API Authentication

Retool supports almost any kind of authentication. We've worked with companies to support all standard types of authentication and to create extendible ways to support any home grown authentication we don't natively support.

You can use static authentication tokens or create auth that asks the end user to provide credentials each time they access the application.

This page will teach you how to authenticate your API. If you ever aren't sure how to continue, you can always contact support with the Intercom bubble on this page or the help icon inside the editor.

API Authentication

You can add authentication details for an API by navigating to the resources page (or using the modal during onboarding) and scrolling down to the "Authentication" section at the bottom.

This lists all the authentication types we support natively, and "Custom Auth" to create any custom or multi step flows.

Dropdown to add authentication.Dropdown to add authentication.

Dropdown to add authentication.

Authorization bearer token

Adding an API that uses a bearer token authentication scheme is easy in Retool. Just add it as a global header in the Resource configuration screen and all your API requests that use the resource will have the right auth headers sent over.

Basic Auth

To enable Basic Auth authentication schemes, choose Basic Auth in the Authentication dropdown and then provide the username and password.

OAuth 2.0

Retool also supports OAuth 2.0 authentication scheme. Unlike the previous examples, authentication details are not shared between your end users unless you enable the "Share OAuth2.0 credentials between users" option.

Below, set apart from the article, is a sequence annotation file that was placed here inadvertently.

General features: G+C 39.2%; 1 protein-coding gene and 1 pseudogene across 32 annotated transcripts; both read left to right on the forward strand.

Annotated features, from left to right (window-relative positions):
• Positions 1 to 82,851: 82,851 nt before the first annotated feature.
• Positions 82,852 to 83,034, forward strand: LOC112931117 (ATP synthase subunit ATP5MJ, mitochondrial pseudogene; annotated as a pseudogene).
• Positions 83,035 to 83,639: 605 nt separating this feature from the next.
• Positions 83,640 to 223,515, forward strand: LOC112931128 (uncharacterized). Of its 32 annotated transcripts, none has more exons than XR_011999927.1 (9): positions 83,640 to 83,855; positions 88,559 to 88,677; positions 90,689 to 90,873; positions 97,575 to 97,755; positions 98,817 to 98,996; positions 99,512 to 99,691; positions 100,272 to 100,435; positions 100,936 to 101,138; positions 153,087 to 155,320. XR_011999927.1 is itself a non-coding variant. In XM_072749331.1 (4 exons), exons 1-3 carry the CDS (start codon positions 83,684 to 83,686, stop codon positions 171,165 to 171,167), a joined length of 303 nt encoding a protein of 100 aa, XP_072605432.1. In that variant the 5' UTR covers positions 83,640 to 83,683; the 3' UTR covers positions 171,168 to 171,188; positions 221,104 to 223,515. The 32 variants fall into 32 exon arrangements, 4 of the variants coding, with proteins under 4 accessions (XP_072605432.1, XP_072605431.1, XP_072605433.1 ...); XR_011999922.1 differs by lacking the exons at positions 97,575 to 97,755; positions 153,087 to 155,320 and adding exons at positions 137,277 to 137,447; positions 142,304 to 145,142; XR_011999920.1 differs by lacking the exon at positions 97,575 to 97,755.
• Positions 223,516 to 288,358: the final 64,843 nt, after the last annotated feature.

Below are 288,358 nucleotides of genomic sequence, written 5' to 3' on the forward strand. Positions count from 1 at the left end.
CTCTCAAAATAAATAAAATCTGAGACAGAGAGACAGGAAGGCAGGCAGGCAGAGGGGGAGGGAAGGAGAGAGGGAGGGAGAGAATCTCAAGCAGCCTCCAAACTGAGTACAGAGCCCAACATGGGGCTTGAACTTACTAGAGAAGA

When the share credentials option is disabled, each of your end users will be required to authenticate via the OAuth authentication flow. The Access/Refresh token that is returned by the OAuth identity provider will be encrypted and then associated with the user's current session with Retool. This allows you to delegate authorization and authentication to the OAuth Identity provider.

Here is a sample configuration of Retool connecting with Google's OAuth 2.0 API. Things to take note of:

  • We added the header: Authorization: Bearer OAUTH2_TOKEN - the OAUTH2_TOKEN is a magic placeholder string that gets replaced with the access token at runtime. You can use this magic string in the header or in the URL parameters of the query.
  • The OAuth Callback URL is static and cannot be changed - you must use this URL and provide it to the OAuth configuration.
  • The "auth verification endpoint" is used to test whether or not the user is currently authenticated. Retool will make a GET request to the URL and if the response is not a 20x, it will pop a modal open and ask the user to authenticate against the API.

Retool's Consent Screen

Kicking off an OAuth2 flow will redirect the user to Retool's consent screen, and upon consent, to the Identity Provider's consent screen. If you're running Retool on-premises, you have the ability to disable Retool's consent screen for a particular resource by toggling "Skip Retool consent screen & attempt login".

This is equivalent to sending an authorization request with the ?prompt=none URL parameter set. If this request returns any error (for example, "user interaction required") Retool will fall back to a consent-based flow.

Redirect directly to Identity ProviderRedirect directly to Identity Provider

Redirect directly to Identity Provider

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The OAUTH2_TOKEN magic string

Pay close attention to how we used the OAUTH2_TOKEN string in the screenshot above! Retool will substitute that string with the OAuth Access Token at runtime. This is how you tell Retool how to use the access token in order to authenticate with your api.